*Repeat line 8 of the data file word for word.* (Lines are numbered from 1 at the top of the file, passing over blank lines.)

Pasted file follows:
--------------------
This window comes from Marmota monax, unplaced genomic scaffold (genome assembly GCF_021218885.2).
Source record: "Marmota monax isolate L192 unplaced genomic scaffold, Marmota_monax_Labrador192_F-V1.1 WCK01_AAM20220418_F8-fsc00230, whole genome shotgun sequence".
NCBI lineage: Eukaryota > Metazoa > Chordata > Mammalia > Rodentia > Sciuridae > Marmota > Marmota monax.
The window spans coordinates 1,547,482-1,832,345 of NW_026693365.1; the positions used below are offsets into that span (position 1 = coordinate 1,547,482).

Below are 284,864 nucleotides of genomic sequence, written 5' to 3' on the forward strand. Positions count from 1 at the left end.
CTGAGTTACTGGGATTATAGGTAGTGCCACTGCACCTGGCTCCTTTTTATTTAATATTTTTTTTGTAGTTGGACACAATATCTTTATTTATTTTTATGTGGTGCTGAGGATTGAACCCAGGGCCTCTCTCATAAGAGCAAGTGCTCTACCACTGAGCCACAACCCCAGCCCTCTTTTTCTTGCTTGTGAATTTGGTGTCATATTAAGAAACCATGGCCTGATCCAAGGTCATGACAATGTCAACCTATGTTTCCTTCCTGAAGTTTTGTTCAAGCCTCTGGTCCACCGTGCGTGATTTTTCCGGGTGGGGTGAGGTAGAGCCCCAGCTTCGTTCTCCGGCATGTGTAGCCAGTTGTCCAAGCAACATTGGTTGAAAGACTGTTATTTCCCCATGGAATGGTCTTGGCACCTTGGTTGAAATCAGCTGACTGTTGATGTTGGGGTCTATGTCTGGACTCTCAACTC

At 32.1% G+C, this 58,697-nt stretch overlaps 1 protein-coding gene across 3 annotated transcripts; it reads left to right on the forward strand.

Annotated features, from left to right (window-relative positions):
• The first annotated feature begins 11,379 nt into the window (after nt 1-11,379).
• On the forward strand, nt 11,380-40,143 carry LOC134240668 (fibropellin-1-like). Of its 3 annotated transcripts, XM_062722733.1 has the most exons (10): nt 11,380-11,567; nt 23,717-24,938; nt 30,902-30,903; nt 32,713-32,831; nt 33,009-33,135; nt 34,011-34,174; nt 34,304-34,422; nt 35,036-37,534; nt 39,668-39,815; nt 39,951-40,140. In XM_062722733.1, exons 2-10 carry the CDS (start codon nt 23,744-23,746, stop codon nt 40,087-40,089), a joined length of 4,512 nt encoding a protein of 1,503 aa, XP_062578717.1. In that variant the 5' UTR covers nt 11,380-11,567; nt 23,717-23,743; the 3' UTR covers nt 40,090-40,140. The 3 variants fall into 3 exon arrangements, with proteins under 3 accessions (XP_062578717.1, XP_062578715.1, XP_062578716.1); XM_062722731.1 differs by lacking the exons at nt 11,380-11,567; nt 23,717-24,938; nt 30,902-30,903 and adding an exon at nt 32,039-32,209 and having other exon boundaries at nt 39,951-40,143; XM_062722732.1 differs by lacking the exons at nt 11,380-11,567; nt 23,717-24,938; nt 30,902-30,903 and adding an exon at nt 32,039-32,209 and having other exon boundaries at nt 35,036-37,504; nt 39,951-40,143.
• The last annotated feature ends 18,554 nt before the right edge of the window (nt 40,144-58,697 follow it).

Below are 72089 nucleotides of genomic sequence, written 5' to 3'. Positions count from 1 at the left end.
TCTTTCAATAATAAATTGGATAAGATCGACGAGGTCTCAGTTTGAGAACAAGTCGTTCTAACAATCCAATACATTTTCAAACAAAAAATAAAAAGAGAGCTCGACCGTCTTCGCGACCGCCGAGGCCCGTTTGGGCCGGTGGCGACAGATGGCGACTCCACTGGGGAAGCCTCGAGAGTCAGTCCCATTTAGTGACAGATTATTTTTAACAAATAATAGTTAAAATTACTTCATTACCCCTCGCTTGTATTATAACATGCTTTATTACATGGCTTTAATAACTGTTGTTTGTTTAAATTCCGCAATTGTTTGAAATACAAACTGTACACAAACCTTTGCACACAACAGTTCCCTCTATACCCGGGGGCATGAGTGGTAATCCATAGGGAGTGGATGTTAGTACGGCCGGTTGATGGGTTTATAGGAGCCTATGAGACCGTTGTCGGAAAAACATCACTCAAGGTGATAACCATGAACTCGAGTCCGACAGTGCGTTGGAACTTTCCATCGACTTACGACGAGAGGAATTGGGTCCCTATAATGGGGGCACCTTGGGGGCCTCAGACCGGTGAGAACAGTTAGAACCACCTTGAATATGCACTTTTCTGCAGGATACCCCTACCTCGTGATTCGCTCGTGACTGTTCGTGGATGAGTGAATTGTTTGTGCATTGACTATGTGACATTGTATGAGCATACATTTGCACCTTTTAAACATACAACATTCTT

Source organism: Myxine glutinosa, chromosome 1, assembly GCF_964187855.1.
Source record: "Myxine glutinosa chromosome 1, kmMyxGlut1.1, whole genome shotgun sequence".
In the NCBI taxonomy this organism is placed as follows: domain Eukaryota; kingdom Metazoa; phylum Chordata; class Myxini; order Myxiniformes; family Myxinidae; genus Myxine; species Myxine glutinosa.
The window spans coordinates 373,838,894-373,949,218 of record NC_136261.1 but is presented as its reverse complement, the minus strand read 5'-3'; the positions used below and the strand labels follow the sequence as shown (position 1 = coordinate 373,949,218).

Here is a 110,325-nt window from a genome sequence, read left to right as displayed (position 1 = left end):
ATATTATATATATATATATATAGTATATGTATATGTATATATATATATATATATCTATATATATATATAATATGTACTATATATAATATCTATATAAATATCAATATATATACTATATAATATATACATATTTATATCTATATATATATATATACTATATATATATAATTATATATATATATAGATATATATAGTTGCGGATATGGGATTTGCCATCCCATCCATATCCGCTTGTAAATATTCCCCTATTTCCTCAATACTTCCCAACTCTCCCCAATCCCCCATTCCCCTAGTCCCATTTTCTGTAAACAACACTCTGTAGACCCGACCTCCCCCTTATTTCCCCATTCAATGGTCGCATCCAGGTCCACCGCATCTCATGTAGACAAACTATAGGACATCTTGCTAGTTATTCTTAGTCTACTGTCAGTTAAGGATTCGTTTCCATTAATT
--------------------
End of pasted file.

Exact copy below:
Annotated features, from left to right (window-relative positions):